ORANGE — Although Chapman linebacker Shawn Racobs' path to this point has been twisted, it has led him exactly where he wanted to be all along: playing football and earning a college degree.
A year ago Racobs and his wife, Julie, were living from paycheck to paycheck, working to support their two children. Racobs was toiling up to 60 hours a week in a medical supply warehouse, wondering if his dreams of completing his college education were slipping away.
"Being out in the work force," Racobs said, "and looking around and seeing guys who have been in the warehouse for 15-16 years really not making that much more money than they were 15 years ago, it just gets you thinking."
Occasionally, he would also reflect on his discontinuous college football career--he was on the roster at Fullerton College in 1988 and '90 and played at Sonoma State in 1992--and long for a sense of completion.
So when he heard that Kirk Jellerson, who coached him at Fullerton, was helping to start a football program at Chapman, Racobs saw an opportunity.
"The main thing for me is I wanted to come back to school and get my degree," Racobs said. "I think when I was younger, football came before school and I think over the years I've learned it really should be the other way around."
Racobs plans to graduate from Chapman in spring, 1997, with a degree in U.S. history and his teaching credential. He wants to be a high school teacher and coach.
Meanwhile, he is enjoying his last hurrah on the football field. Admittedly a couple steps slower than he was when he last played in 1992, Racobs, 6 feet 3 and 235 pounds, is still a valued member of Chapman's powerful NCAA Division III team, which plays at Menlo Saturday. He backs up middle linebacker Aaron Gutridge, a captain and the team's leading tackler, and calls out blocking assignments on punt returns.
Racobs, 26, takes some ribbing because of his age. Preparing for a game against Cal Lutheran, "We were talking about stopping their starting tailback [Ken Herbs] who is 29 years old," Racobs said. "Coach Jellerson said, 'This guy is 29 and that's older than Racobs so there's no reason we shouldn't be able to stop him.' "
With Racobs starting for the injured Gutridge, the Panthers did just fine against Herbs and Cal Lutheran, holding the tailback to 30 yards in 10 carries and the team to 54 yards rushing. Racobs also had an interception in the 38-7 victory.
Despite his age and family commitments, Racobs says he doesn't feel out of place on the Chapman team. "You find out that you aren't all alone," he said, "that a lot of guys are in similar situations."
Coach Ken Visser agrees. "There are a lot of people who say, 'I want to get my degree, I'll just start by taking three units of night school at Cal State Fullerton or Long Beach State,' " Visser said. "But football gave him the impetus to enroll full time, go back and get it done."
Racobs always planned to get it done; he just thought it would happen sooner. The Orange League lineman of the year for Valencia in 1986, Racobs planned to play two years at Fullerton College and then earn a Division I scholarship.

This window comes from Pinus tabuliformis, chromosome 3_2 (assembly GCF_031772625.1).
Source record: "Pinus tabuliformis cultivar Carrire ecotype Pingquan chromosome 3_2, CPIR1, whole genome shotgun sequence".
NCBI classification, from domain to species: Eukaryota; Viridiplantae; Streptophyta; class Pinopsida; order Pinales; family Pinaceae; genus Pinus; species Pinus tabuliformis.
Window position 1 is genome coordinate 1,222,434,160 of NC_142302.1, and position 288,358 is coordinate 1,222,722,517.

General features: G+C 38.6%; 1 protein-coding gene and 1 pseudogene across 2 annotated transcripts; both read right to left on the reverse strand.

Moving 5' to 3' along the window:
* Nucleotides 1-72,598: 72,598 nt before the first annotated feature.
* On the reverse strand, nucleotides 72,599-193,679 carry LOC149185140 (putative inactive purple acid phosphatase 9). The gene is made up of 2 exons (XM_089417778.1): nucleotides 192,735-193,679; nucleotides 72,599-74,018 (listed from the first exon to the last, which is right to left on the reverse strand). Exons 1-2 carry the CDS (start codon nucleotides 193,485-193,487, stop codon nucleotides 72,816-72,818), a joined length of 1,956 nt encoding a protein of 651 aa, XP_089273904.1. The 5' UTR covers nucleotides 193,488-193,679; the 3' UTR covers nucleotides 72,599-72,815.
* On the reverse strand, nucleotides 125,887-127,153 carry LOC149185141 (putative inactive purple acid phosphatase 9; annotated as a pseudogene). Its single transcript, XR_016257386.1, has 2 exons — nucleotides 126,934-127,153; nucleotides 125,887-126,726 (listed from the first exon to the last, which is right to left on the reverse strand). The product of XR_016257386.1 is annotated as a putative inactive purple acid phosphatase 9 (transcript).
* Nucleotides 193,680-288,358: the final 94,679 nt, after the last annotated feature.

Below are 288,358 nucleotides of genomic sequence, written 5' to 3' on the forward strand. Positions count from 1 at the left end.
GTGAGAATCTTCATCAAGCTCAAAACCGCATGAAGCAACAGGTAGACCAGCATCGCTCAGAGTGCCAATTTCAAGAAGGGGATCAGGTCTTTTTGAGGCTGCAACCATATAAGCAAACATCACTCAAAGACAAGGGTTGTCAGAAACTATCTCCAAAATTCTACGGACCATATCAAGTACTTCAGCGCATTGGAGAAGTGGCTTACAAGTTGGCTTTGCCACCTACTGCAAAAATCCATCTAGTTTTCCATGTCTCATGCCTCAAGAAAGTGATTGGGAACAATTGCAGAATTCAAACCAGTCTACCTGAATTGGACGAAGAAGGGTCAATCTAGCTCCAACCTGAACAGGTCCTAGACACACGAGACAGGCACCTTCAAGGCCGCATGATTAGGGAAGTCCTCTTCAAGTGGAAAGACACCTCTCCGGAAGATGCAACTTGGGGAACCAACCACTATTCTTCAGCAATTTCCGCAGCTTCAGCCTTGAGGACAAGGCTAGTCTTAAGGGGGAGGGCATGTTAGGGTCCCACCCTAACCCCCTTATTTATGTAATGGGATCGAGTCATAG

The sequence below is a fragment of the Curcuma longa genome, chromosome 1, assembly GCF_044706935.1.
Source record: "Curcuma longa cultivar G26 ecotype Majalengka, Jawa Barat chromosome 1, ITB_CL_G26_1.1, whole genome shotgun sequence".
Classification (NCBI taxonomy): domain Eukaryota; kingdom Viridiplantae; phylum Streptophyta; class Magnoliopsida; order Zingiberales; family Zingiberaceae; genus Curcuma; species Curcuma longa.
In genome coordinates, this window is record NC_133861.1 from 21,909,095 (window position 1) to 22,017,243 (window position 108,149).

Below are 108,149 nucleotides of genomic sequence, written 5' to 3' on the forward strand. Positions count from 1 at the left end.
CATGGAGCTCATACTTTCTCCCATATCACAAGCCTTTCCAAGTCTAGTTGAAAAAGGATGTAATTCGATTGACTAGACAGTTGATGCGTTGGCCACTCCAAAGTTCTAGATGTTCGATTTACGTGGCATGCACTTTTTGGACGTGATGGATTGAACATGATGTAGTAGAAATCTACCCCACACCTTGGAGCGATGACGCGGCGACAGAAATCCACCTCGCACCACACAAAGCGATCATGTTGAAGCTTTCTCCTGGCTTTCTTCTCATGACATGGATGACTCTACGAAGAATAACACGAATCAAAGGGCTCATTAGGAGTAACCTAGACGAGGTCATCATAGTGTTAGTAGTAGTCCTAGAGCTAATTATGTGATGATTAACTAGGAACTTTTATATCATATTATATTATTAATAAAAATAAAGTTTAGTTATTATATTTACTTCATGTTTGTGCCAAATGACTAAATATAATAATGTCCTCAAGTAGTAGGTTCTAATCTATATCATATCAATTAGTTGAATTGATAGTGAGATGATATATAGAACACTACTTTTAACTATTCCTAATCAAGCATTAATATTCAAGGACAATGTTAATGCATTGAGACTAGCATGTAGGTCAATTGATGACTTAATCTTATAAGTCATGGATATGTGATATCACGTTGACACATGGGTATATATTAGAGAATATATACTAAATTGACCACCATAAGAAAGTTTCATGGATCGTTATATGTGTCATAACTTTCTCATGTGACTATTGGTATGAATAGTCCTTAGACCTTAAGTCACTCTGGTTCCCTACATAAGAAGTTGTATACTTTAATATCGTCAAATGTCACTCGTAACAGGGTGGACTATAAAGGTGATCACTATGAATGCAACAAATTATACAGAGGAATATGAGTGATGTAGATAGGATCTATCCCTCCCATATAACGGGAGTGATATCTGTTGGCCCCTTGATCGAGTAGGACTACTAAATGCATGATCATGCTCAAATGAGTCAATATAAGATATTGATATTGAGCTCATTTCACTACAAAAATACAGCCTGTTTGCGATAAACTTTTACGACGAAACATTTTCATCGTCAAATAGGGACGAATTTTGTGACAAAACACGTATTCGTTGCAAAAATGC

But responsibilities intervened. Julie, then his girlfriend, gave birth to Josh a week before they graduated from Valencia. Racobs took a year off from school to work and help support his son. When he returned to Fullerton in 1988, he was sidelined most of the season by stress fractures in both his shins.
For financial reasons and because he wasn't 100% healthy, he took a full-time warehouse job during the 1989-90 school year, before returning to Fullerton in 1990 and winning a starting position and helping the Hornets to a 7-3 finish.
After leaving Fullerton, Racobs skipped another year of football before catching on at Sonoma State. He again started at linebacker and helped his team to a 7-3 record, but he wasn't happy. The football team wasn't as disciplined as he was used to under Hal Sherbeck at Fullerton and Mike Marrujo of Valencia, and he missed his family.
So in the summer of 1993, he returned to Orange County and moved in with Julie. The couple married about nine months later.
Racobs set about providing for his family, which now also includes a daughter, Jacque, 3, but thoughts of college were never far from his mind.
Chapman, financial aid, grants and student loans have made it possible for Racobs to try college again. This time, he says, he has put football in its place, behind his studies.
"Before, if I had a chance to look at a book or a scouting report, I'd pick up a scouting report," he said. "I was basically doing enough to get by. Then I realized you have to do more than that.
"I think I've been pretty fortunate to be able to come back. I think there are a lot of guys who just walk away and that's it for the rest of their life."
The Panthers (4-1) play at Menlo at 1:30 p.m Saturday. Menlo, 2-7 last year, is in the midst of another long season. The Oaks (0-5) have lost by an average score of 45-11. Key statistics: Menlo has given up 279 yards a game on the ground. Chapman has gained an average of 281 rushing yards. . . . Chapman quarterback Curtis Robinson said Thursday he is scheduled to undergo reconstructive knee surgery next Friday. With Greg Hyland questionable with a pulled gluteus muscle, Josh Bravo will start at quarterback.